In the holy philosophy of Shri Shankara, the highest good is called Moksha, that is freedom from all the limitations of nescience. It is experience of the Self.
It is not the production of something which is not already present. It is an experience of Truth which is eternal.
Self-realisation is achieved through Jnana. Moksha is not obtained through Karma because through Karma we achieve a result which is absent now. Moksha is not subject to action. The eternal Truth is not subject to intellectual knowledge nor is it the result of any Karma.
All actions and their fruition are subject to annihilation. Karma applies to the realm of relativity but Atman is above relativity. Experience is to be obtained only through the Self and not through any mental activity.
Purification of the mind is an essential antecedent to release. This purification is not the result of action-lessness. In this preliminary state, sattwic actions performed selflessly by way of adoration to God and benevolence to man are most helpful. The real meaning of the Vedanta of Shri Shankara is renunciation in action, that is to practise selfless service, devotion and observance of the high ethics of Vedanta with a view to set an example to others, and not to practise the renunciation of such actions,
It is accepted that, in order to realise the ideal of Vedanta, we should be able if necessary to give up whatever we consider pleasant and valuable in life. All emotional ties with life, home, son and wealth have to be relaxed if they form an impediment (as they frequently do) on the path of Vedanta. The holy Acharyas have interpreted the doctrine of renunciation in diverse ways, but the essential teaching is that the individual’s point of view, which gives precedence to physical and worldly matters over the pursuit of the ideal of Vedanta, has to be modified and reformed. It is the reversal of our valuation of worldly matters which really counts.
Monastic life occupies a very high place in the life of Vedanta, Nobody will deny that to understand the inside secrets of Self and to kindle the flame of intense aspiration to know Atman we must give up our attachment to earthly objects and particularly to physical enjoyments. When we are loaded with the cares and worries of life which are caused by our attachment to external objects, we can hardly walk the path of the holy Yoga. A worldly life will destroy our spiritual power of right discernment and will make the realization of the holy ideal an impossibility. Attachment to the Joys of sense contacts and to the physical objects and values will keep us imprisoned in the darkness of Avidya .and cause innumerable impediments in the path of Light. We must free ourselves from the earthly burden, from the ties of emotion to persons and objects of the world, if we want to tread the holy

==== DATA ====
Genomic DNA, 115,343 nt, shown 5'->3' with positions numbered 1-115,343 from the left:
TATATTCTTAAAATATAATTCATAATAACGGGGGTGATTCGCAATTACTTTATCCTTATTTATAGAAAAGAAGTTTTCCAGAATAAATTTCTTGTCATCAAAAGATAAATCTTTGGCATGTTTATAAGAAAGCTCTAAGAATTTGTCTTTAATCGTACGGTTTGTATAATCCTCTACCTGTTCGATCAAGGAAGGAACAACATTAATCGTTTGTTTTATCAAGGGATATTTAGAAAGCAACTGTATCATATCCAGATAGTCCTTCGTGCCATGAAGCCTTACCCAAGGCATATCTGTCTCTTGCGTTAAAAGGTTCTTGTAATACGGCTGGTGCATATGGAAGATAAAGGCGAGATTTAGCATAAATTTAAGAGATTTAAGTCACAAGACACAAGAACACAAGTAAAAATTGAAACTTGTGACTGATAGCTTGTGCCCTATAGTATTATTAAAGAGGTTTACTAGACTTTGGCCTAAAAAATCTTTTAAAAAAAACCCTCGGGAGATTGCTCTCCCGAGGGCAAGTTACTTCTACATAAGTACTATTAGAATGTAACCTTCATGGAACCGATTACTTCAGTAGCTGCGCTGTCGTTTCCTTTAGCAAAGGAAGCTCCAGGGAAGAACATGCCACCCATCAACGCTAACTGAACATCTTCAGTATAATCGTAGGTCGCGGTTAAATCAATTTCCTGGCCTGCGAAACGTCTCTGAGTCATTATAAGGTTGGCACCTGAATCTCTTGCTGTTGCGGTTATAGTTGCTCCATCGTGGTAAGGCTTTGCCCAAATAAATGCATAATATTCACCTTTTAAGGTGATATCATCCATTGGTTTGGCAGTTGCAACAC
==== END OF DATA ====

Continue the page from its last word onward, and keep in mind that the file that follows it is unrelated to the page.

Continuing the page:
Path. In order to see the bright sun of the Self, which is bliss absolute and freedom transcendent, we have to keep our vision free of the clouds and dirt and dust of worldliness. How truly Shri Dada Bhagwan and Shri Swami Mangalnath demonstrated this spiritual principle in their lives !
The abandonment of physical objects of desire means to assign a proper value to them from the spiritual point of view. The yogic abandonment of desires is not like the starvation of the body or the mind, but it is like keeping a fast to create better powers of assimilation and better health.
The monastic life (Sannyasa) in Vedanta is a very high ideal; but it is not essential for a Jnani to be a Sannyasin, The ideal of Sannyasa is not like the ideal of Diogenes of Greece; it is not based on hate or on pride. The Sannyasa of Vedanta is a part of the spiritual discipline; it is not the metaphysical end of life. In some quarters the sages of Vedanta have assigned the highest position to Sannyasa. But the Shruti does not support this point of view unconditionally or absolutely. The Rishis of the Upanishads were not all monks.
When Sannyasa became an established ideal in Vedanta, its object was single-minded service of man, unhampered by any worldly ties. Plato ordained such an order which was also to be open to women. It is true that unless we give up all taste for sense-objects and learn to relish the spiritual delight of devotion, study and contemplation, we remain bound to the earth and our service to man is incomplete. Monasteries were established all over India by the holy Acharyas of the past with a view to serve the people with learning and philosophy and not so that the monks could pass their lives in an idle way devoted to their individual good. A moral code was strictly followed by the monks of Vedanta and service of the world was their main object.
Doubtless in certain passages of the most holy Acharya’s writings the monastic life (Sannyasa) is emphasized as an essential to Self-cognition and the attainment of Turiya. But if we study his writings carefully, such monasticism is seen to imply not a special order but a point of view of the spiritual life. It is merely a most spiritual feeling towards the world which negates attachment to all unreal objects. It is not necessarily renouncing the world.
The Jnani is bound by no rule of conduct and he can become a monk or live an active life in the world. Truth does not depend on conduct on any narrow lines. The theory of the Ashramas does not imply that monastic life is an essential. A man can be a spiritual renunciate while occupying a throne, as is clear from the instance of King Janaka.
Index for this series of essays